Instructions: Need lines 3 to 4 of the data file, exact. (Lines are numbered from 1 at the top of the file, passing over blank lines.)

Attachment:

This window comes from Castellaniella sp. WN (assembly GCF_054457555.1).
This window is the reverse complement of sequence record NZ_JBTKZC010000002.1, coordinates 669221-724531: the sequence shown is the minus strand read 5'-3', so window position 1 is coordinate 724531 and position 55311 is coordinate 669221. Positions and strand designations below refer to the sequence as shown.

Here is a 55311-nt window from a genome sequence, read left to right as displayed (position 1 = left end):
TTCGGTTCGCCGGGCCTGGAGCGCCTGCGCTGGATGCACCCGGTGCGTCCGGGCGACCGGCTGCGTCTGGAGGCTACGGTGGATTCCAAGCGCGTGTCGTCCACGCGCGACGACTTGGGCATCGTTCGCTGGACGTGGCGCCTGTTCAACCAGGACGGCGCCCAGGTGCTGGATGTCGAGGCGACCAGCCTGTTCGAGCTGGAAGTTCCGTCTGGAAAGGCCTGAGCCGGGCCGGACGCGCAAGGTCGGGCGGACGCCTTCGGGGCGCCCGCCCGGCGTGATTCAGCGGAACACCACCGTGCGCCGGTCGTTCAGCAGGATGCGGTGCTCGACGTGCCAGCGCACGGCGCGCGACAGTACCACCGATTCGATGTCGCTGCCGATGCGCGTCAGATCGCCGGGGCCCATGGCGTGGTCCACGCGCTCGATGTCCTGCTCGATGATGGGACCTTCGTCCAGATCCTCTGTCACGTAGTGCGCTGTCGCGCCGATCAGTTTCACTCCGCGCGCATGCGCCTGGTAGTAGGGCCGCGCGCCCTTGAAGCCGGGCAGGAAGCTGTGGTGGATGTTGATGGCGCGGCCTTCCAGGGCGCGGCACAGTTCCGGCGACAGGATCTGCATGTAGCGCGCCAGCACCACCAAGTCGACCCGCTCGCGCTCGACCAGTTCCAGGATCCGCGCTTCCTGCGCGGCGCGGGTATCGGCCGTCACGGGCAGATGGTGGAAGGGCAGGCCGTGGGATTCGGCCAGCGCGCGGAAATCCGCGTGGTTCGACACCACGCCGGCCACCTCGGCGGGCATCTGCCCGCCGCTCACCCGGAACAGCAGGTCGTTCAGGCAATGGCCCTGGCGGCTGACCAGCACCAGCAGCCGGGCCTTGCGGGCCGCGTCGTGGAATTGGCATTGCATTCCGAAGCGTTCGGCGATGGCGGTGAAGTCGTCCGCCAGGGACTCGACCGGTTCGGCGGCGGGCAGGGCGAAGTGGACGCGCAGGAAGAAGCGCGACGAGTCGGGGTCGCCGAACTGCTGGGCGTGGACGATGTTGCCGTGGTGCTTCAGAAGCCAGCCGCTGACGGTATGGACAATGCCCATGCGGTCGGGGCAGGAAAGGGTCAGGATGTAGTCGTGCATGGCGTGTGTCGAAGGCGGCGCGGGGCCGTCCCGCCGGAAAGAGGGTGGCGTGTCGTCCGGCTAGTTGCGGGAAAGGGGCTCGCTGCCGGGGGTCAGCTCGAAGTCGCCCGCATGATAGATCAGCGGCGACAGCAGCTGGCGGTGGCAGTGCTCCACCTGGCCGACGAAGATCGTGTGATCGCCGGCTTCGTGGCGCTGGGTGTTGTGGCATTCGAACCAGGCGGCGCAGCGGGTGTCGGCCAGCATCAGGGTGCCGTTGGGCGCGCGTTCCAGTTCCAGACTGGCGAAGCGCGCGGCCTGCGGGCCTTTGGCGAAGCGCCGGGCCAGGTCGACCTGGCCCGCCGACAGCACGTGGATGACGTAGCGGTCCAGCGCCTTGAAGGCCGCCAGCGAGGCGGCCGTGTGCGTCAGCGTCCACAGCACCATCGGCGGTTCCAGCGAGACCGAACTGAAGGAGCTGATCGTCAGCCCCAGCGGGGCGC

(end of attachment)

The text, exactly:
Here is a 55311-nt window from a genome sequence, read left to right as displayed (position 1 = left end):
TTCGGTTCGCCGGGCCTGGAGCGCCTGCGCTGGATGCACCCGGTGCGTCCGGGCGACCGGCTGCGTCTGGAGGCTACGGTGGATTCCAAGCGCGTGTCGTCCACGCGCGACGACTTGGGCATCGTTCGCTGGACGTGGCGCCTGTTCAACCAGGACGGCGCCCAGGTGCTGGATGTCGAGGCGACCAGCCTGTTCGAGCTGGAAGTTCCGTCTGGAAAGGCCTGAGCCGGGCCGGACGCGCAAGGTCGGGCGGACGCCTTCGGGGCGCCCGCCCGGCGTGATTCAGCGGAACACCACCGTGCGCCGGTCGTTCAGCAGGATGCGGTGCTCGACGTGCCAGCGCACGGCGCGCGACAGTACCACCGATTCGATGTCGCTGCCGATGCGCGTCAGATCGCCGGGGCCCATGGCGTGGTCCACGCGCTCGATGTCCTGCTCGATGATGGGACCTTCGTCCAGATCCTCTGTCACGTAGTGCGCTGTCGCGCCGATCAGTTTCACTCCGCGCGCATGCGCCTGGTAGTAGGGCCGCGCGCCCTTGAAGCCGGGCAGGAAGCTGTGGTGGATGTTGATGGCGCGGCCTTCCAGGGCGCGGCACAGTTCCGGCGACAGGATCTGCATGTAGCGCGCCAGCACCACCAAGTCGACCCGCTCGCGCTCGACCAGTTCCAGGATCCGCGCTTCCTGCGCGGCGCGGGTATCGGCCGTCACGGGCAGATGGTGGAAGGGCAGGCCGTGGGATTCGGCCAGCGCGCGGAAATCCGCGTGGTTCGACACCACGCCGGCCACCTCGGCGGGCATCTGCCCGCCGCTCACCCGGAACAGCAGGTCGTTCAGGCAATGGCCCTGGCGGCTGACCAGCACCAGCAGCCGGGCCTTGCGGGCCGCGTCGTGGAATTGGCATTGCATTCCGAAGCGTTCGGCGATGGCGGTGAAGTCGTCCGCCAGGGACTCGACCGGTTCGGCGGCGGGCAGGGCGAAGTGGACGCGCAGGAAGAAGCGCGACGAGTCGGGGTCGCCGAACTGCTGGGCGTGGACGATGTTGCCGTGGTGCTTCAGAAGCCAGCCGCTGACGGTATGGACAATGCCCATGCGGTCGGGGCAGGAAAGGGTCAGGATGTAGTCGTGCATGGCGTGTGTCGAAGGCGGCGCGGGGCCGTCCCGCCGGAAAGAGGGTGGCGTGTCGTCCGGCTAGTTGCGGGAAAGGGGCTCGCTGCCGGGGGTCAGCTCGAAGTCGCCCGCATGATAGATCAGCGGCGACAGCAGCTGGCGGTGGCAGTGCTCCACCTGGCCGACGAAGATCGTGTGATCGCCGGCTTCGTGGCGCTGGGTGTTGTGGCATTCGAACCAGGCGGCGCAGCGGGTGTCGGCCAGCATCAGGGTGCCGTTGGGCGCGCGTTCCAGTTCCAGACTGGCGAAGCGCGCGGCCTGCGGGCCTTTGGCGAAGCGCCGGGCCAGGTCGACCTGGCCCGCCGACAGCACGTGGATGACGTAGCGGTCCAGCGCCTTGAAGGCCGCCAGCGAGGCGGCCGTGTGCGTCAGCGTCCACAGCACCATCGGCGGTTCCAGCGAGACCGAACTGAAGGAGCTGATCGTCAGCCCCAGCGGGGCGC